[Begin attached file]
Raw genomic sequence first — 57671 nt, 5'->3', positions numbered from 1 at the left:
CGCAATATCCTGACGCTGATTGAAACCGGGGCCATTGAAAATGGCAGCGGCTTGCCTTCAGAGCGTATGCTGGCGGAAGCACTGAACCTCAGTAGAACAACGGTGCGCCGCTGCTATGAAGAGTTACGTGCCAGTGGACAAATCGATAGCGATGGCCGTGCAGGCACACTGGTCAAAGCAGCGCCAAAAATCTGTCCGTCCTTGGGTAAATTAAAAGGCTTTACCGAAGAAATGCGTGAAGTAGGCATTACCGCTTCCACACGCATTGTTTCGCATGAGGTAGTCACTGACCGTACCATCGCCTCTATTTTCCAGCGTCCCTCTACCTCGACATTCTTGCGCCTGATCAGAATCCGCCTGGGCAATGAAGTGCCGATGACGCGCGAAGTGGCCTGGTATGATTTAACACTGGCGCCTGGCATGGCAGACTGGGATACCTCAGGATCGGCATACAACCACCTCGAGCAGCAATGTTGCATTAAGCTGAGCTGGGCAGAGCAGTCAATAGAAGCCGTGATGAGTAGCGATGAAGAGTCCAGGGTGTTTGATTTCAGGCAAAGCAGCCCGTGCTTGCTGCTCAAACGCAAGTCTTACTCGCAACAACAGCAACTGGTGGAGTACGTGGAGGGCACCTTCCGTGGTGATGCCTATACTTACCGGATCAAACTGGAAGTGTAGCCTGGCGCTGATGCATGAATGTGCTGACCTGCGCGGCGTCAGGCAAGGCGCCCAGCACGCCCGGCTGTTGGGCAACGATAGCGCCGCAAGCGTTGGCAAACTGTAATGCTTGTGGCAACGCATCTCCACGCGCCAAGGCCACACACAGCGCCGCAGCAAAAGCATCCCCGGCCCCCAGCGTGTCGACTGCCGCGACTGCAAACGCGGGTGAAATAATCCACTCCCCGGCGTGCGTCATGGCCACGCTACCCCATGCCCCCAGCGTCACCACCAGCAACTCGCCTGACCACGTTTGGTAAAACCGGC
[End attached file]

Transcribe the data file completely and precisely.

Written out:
Raw genomic sequence first — 57671 nt, 5'->3', positions numbered from 1 at the left:
CGCAATATCCTGACGCTGATTGAAACCGGGGCCATTGAAAATGGCAGCGGCTTGCCTTCAGAGCGTATGCTGGCGGAAGCACTGAACCTCAGTAGAACAACGGTGCGCCGCTGCTATGAAGAGTTACGTGCCAGTGGACAAATCGATAGCGATGGCCGTGCAGGCACACTGGTCAAAGCAGCGCCAAAAATCTGTCCGTCCTTGGGTAAATTAAAAGGCTTTACCGAAGAAATGCGTGAAGTAGGCATTACCGCTTCCACACGCATTGTTTCGCATGAGGTAGTCACTGACCGTACCATCGCCTCTATTTTCCAGCGTCCCTCTACCTCGACATTCTTGCGCCTGATCAGAATCCGCCTGGGCAATGAAGTGCCGATGACGCGCGAAGTGGCCTGGTATGATTTAACACTGGCGCCTGGCATGGCAGACTGGGATACCTCAGGATCGGCATACAACCACCTCGAGCAGCAATGTTGCATTAAGCTGAGCTGGGCAGAGCAGTCAATAGAAGCCGTGATGAGTAGCGATGAAGAGTCCAGGGTGTTTGATTTCAGGCAAAGCAGCCCGTGCTTGCTGCTCAAACGCAAGTCTTACTCGCAACAACAGCAACTGGTGGAGTACGTGGAGGGCACCTTCCGTGGTGATGCCTATACTTACCGGATCAAACTGGAAGTGTAGCCTGGCGCTGATGCATGAATGTGCTGACCTGCGCGGCGTCAGGCAAGGCGCCCAGCACGCCCGGCTGTTGGGCAACGATAGCGCCGCAAGCGTTGGCAAACTGTAATGCTTGTGGCAACGCATCTCCACGCGCCAAGGCCACACACAGCGCCGCAGCAAAAGCATCCCCGGCCCCCAGCGTGTCGACTGCCGCGACTGCAAACGCGGGTGAAATAATCCACTCCCCGGCGTGCGTCATGGCCACGCTACCCCATGCCCCCAGCGTCACCACCAGCAACTCGCCTGACCACGTTTGGTAAAACCGGC